Open and Shut?: The Finch Report: UCL’s David Price Responds 2012-06-20


Use the link to access the transcript of the interview introduced as follows: “The much-awaited report from the Finch Committee was published today. The Committee, headed up by Dame Janet Finch, a sociologist at the University of Manchester, was set up last year by UK Minister for Universities and Science David Willetts, and tasked with establishing how access to research could be expanded. The good news: the Report recommends that all publicly funded research should be made freely available on an Open Access (OA) basis, and that the traditional model — which currently sees much research locked behind a subscription paywall — should be phased out. The bad news: the Report estimates that this will require the higher education sector to find an extra £50-60 million a year to disseminate its research. The bulk of this extra money will be needed in order to pay for researchers to publish in so-called Gold OA and Hybrid OA journals... These charges range from $305 to $3,930 per article, and are the price publishers demand for making research papers freely available on the Internet. Some have greeted the Report with enthusiasm. Sir Mark Walport, Director of the Wellcome Trust, the world's second largest private funder, commented. ‘We are delighted that the Finch Report encourages the UK to embrace open access, something that we at the Wellcome Trust feel very strongly about. There is a real groundswell of opinion in support of open access in the UK, the USA, Europe and beyond and this is a real opportunity for the UK to lead the way.’ Others are far less enthusiastic, arguing that by failing to support and promote Green OA (aka self-archiving), the Committee missed an important opportunity to push for a more cost-effective solution... ‘The Finch Report is a successful case of lobbying by publishers to protect the interests of publishing at the expense of the interests of research and the public that funds research,’ argues University of Southampton cognitive scientist Stevan Harnad. ‘The Finch Report proposes doing precisely what the US Research Works Act (RWA) — since discredited and withdrawn — failed to do: to push ‘Green’ OA self-archiving (by authors, and Green OA self-archiving mandates by authors’ funders and institutions) off the UK policy agenda as inadequate and ineffective and, to boot, likely to destroy both publishing and peer review — and to replace them instead with a vague, slow evolution toward ‘Gold’ OA publishing, at the publishers’ pace and price.’ Whatever one’s views about the conclusions reached by the Finch Committee, and whatever one feels about the relative merits of Green and Gold OA (see herefor instance), if the Report’s recommendations are implemented it will put UK universities in a hard place. For it is they who will have to find much of the extra money needed, at a time when their budgets are already under huge pressure. Unsurprisingly, therefore the Vice-Provost (Research) at University College London (UCL) David Price is not best pleased. ‘The result of the Finch recommendations would be to cripple university systems with extra expense,’ he told me. ‘Finch is certainly a cure to the problem of access, but is it not a cure which is actually worse than the disease?’ Price’s message to David Willetts is simple: more work needs to be done to find an adequate solution. ‘Listen to UCL’s response to Finch and carry on talking to get the best transitional model from where we are now to a fully OA world,’ he suggests. ‘The Finch recommendations are only part of the answer.’”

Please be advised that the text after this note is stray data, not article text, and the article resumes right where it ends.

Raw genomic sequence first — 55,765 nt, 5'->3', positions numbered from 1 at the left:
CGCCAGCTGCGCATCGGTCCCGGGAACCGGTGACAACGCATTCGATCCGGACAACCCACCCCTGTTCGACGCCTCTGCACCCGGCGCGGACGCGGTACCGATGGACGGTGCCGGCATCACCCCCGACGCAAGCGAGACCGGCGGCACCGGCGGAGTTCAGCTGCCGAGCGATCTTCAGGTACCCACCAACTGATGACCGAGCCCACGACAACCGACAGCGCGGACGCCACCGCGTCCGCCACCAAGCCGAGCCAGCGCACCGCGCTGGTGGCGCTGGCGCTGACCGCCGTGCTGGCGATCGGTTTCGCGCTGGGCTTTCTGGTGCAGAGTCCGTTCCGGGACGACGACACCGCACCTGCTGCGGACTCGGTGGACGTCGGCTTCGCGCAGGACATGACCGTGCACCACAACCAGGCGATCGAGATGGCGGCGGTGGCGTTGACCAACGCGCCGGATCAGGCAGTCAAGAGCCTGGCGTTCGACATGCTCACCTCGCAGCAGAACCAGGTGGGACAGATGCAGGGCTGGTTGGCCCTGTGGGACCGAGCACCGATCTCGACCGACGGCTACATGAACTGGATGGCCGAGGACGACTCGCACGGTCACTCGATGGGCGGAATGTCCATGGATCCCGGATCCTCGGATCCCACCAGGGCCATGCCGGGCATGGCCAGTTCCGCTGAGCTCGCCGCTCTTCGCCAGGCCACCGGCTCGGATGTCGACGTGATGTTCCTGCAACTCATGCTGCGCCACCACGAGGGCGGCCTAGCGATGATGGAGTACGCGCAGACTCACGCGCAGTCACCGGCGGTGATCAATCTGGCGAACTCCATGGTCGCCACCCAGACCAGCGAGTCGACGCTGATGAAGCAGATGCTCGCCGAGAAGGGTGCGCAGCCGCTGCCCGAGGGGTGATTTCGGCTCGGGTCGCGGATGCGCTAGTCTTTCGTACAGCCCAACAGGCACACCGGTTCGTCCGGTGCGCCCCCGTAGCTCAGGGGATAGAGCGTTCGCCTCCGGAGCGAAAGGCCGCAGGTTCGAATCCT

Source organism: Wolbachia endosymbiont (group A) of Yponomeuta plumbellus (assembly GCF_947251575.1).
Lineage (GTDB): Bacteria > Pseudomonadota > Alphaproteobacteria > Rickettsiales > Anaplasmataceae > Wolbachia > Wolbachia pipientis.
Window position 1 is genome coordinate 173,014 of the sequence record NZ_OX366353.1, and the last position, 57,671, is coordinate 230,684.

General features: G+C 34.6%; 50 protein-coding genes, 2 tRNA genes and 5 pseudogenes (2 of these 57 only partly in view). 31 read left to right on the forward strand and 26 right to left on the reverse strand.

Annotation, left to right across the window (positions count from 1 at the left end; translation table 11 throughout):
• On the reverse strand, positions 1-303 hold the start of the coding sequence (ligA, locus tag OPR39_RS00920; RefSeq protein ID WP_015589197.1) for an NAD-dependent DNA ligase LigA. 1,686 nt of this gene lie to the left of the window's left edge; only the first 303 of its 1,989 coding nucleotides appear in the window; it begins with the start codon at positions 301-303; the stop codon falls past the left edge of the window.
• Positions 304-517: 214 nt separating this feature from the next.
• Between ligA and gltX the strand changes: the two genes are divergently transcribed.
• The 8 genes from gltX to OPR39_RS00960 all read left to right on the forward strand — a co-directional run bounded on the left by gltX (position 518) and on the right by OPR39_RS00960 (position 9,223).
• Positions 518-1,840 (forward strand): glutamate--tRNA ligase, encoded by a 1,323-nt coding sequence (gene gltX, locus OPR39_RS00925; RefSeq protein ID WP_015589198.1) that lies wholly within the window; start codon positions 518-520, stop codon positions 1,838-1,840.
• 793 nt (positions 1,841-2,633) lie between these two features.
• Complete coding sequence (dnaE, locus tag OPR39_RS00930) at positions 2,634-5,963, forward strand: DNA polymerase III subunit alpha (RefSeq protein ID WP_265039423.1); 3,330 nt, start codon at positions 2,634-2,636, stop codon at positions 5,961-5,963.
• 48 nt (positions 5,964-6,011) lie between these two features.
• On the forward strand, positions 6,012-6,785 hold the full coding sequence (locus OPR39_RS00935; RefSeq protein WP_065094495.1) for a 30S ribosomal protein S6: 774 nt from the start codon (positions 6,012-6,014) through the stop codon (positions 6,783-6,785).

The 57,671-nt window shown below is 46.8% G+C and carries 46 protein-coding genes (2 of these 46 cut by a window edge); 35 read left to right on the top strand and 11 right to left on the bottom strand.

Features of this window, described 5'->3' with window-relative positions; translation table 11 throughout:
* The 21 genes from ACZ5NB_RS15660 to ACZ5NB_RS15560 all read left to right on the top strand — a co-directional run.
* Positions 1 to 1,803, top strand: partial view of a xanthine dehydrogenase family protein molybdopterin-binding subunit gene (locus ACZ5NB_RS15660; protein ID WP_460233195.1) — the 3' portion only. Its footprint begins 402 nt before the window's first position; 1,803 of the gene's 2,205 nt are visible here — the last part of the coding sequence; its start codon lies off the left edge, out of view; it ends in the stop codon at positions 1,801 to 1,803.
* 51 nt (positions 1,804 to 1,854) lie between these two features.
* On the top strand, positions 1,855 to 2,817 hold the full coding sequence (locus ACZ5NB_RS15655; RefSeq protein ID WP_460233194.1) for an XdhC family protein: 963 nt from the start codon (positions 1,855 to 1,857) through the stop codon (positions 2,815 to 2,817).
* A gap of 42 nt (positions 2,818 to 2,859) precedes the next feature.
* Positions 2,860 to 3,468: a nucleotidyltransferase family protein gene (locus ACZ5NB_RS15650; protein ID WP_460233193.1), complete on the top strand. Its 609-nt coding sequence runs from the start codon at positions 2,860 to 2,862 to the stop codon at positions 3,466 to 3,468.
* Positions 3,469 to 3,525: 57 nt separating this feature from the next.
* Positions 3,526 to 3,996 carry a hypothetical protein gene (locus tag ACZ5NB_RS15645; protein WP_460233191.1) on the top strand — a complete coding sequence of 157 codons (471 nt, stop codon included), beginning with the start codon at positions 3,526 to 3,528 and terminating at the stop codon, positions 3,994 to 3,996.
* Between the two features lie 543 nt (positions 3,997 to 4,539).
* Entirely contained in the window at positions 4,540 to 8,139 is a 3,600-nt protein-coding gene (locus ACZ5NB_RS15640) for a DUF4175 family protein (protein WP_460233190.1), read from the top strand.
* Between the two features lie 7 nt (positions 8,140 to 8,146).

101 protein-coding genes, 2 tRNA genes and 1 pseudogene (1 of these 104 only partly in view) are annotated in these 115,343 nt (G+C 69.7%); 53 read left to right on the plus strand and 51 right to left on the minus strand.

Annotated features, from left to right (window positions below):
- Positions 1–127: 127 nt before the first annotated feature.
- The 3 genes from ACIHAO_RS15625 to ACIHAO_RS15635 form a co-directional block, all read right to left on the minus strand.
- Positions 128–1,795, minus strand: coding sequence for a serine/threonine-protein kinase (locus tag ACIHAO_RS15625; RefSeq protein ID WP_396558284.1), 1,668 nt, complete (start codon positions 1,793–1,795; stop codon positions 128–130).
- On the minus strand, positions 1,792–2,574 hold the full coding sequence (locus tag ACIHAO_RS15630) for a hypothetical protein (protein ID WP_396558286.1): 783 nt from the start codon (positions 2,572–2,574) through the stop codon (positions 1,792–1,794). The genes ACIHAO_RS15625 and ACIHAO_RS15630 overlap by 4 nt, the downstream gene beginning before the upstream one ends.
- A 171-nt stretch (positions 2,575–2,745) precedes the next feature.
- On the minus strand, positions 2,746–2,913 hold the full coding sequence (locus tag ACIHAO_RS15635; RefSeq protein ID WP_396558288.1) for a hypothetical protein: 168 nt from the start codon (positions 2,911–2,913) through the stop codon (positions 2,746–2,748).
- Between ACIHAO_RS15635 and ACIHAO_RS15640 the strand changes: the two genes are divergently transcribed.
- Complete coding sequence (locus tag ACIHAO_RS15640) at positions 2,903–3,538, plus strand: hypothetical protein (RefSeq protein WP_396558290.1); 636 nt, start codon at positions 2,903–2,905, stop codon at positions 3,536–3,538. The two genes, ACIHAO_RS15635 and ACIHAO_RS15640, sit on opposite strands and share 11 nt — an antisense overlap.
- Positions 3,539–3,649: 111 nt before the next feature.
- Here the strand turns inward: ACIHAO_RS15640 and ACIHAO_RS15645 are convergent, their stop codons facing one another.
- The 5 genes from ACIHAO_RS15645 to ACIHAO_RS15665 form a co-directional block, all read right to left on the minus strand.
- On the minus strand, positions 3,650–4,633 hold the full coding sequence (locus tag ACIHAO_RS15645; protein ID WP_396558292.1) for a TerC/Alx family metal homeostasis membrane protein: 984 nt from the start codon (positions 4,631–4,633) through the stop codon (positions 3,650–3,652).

08/16/2012, 06:08

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Tags: oa.business_models oa.publishers oa.policies oa.comment oa.government oa.usa oa.legislation oa.rwa oa.nih oa.universities oa.copyright oa.peer_review oa.costs oa.prices oa.hybrid oa.funders oa.fees oa.wellcome oa.embargoes oa.recommendations oa.budgets oa.finch_report oa.interviews oa.repositories oa.hei oa.journals



Date tagged:

06/20/2012, 21:21

Date published:

06/20/2012, 22:00